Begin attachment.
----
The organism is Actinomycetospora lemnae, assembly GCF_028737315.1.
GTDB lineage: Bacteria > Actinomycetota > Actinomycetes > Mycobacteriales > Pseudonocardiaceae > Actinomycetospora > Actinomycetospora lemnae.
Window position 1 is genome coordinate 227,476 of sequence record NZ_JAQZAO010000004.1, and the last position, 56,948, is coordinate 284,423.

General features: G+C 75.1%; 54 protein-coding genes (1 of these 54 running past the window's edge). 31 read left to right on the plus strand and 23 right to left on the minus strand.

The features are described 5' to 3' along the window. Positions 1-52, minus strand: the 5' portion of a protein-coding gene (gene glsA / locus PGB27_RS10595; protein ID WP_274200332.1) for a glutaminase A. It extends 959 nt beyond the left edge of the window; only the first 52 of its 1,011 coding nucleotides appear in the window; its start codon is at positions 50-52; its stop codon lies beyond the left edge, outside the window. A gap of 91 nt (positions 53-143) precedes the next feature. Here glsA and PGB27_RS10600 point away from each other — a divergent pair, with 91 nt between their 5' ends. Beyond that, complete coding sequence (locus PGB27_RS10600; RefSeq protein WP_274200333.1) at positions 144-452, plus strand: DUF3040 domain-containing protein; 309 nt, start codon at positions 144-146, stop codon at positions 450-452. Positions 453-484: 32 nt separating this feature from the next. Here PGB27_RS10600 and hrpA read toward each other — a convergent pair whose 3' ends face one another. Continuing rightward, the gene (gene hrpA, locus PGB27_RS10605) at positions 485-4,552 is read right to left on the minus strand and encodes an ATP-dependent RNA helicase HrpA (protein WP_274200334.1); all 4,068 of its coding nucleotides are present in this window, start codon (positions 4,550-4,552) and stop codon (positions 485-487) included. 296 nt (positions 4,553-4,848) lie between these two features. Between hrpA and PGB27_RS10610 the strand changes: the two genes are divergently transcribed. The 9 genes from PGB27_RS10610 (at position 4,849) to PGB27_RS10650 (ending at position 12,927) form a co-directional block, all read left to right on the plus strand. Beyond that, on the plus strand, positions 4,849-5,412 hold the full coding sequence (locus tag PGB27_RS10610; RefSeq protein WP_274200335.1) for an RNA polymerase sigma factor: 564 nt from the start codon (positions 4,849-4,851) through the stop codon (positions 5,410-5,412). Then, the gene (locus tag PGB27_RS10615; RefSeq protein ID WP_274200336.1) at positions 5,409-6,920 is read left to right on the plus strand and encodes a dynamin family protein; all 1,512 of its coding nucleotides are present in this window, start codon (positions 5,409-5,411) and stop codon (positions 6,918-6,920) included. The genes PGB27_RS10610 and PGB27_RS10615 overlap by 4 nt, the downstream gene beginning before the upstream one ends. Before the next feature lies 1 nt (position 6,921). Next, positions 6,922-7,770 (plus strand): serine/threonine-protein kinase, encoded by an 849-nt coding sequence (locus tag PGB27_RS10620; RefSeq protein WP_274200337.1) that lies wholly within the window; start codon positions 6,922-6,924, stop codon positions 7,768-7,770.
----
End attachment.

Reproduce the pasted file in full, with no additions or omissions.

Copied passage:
The organism is Actinomycetospora lemnae, assembly GCF_028737315.1.
GTDB lineage: Bacteria > Actinomycetota > Actinomycetes > Mycobacteriales > Pseudonocardiaceae > Actinomycetospora > Actinomycetospora lemnae.
Window position 1 is genome coordinate 227,476 of sequence record NZ_JAQZAO010000004.1, and the last position, 56,948, is coordinate 284,423.

General features: G+C 75.1%; 54 protein-coding genes (1 of these 54 running past the window's edge). 31 read left to right on the plus strand and 23 right to left on the minus strand.

The features are described 5' to 3' along the window. Positions 1-52, minus strand: the 5' portion of a protein-coding gene (gene glsA / locus PGB27_RS10595; protein ID WP_274200332.1) for a glutaminase A. It extends 959 nt beyond the left edge of the window; only the first 52 of its 1,011 coding nucleotides appear in the window; its start codon is at positions 50-52; its stop codon lies beyond the left edge, outside the window. A gap of 91 nt (positions 53-143) precedes the next feature. Here glsA and PGB27_RS10600 point away from each other — a divergent pair, with 91 nt between their 5' ends. Beyond that, complete coding sequence (locus PGB27_RS10600; RefSeq protein WP_274200333.1) at positions 144-452, plus strand: DUF3040 domain-containing protein; 309 nt, start codon at positions 144-146, stop codon at positions 450-452. Positions 453-484: 32 nt separating this feature from the next. Here PGB27_RS10600 and hrpA read toward each other — a convergent pair whose 3' ends face one another. Continuing rightward, the gene (gene hrpA, locus PGB27_RS10605) at positions 485-4,552 is read right to left on the minus strand and encodes an ATP-dependent RNA helicase HrpA (protein WP_274200334.1); all 4,068 of its coding nucleotides are present in this window, start codon (positions 4,550-4,552) and stop codon (positions 485-487) included. 296 nt (positions 4,553-4,848) lie between these two features. Between hrpA and PGB27_RS10610 the strand changes: the two genes are divergently transcribed. The 9 genes from PGB27_RS10610 (at position 4,849) to PGB27_RS10650 (ending at position 12,927) form a co-directional block, all read left to right on the plus strand. Beyond that, on the plus strand, positions 4,849-5,412 hold the full coding sequence (locus tag PGB27_RS10610; RefSeq protein WP_274200335.1) for an RNA polymerase sigma factor: 564 nt from the start codon (positions 4,849-4,851) through the stop codon (positions 5,410-5,412). Then, the gene (locus tag PGB27_RS10615; RefSeq protein ID WP_274200336.1) at positions 5,409-6,920 is read left to right on the plus strand and encodes a dynamin family protein; all 1,512 of its coding nucleotides are present in this window, start codon (positions 5,409-5,411) and stop codon (positions 6,918-6,920) included. The genes PGB27_RS10610 and PGB27_RS10615 overlap by 4 nt, the downstream gene beginning before the upstream one ends. Before the next feature lies 1 nt (position 6,921). Next, positions 6,922-7,770 (plus strand): serine/threonine-protein kinase, encoded by an 849-nt coding sequence (locus tag PGB27_RS10620; RefSeq protein WP_274200337.1) that lies wholly within the window; start codon positions 6,922-6,924, stop codon positions 7,768-7,770.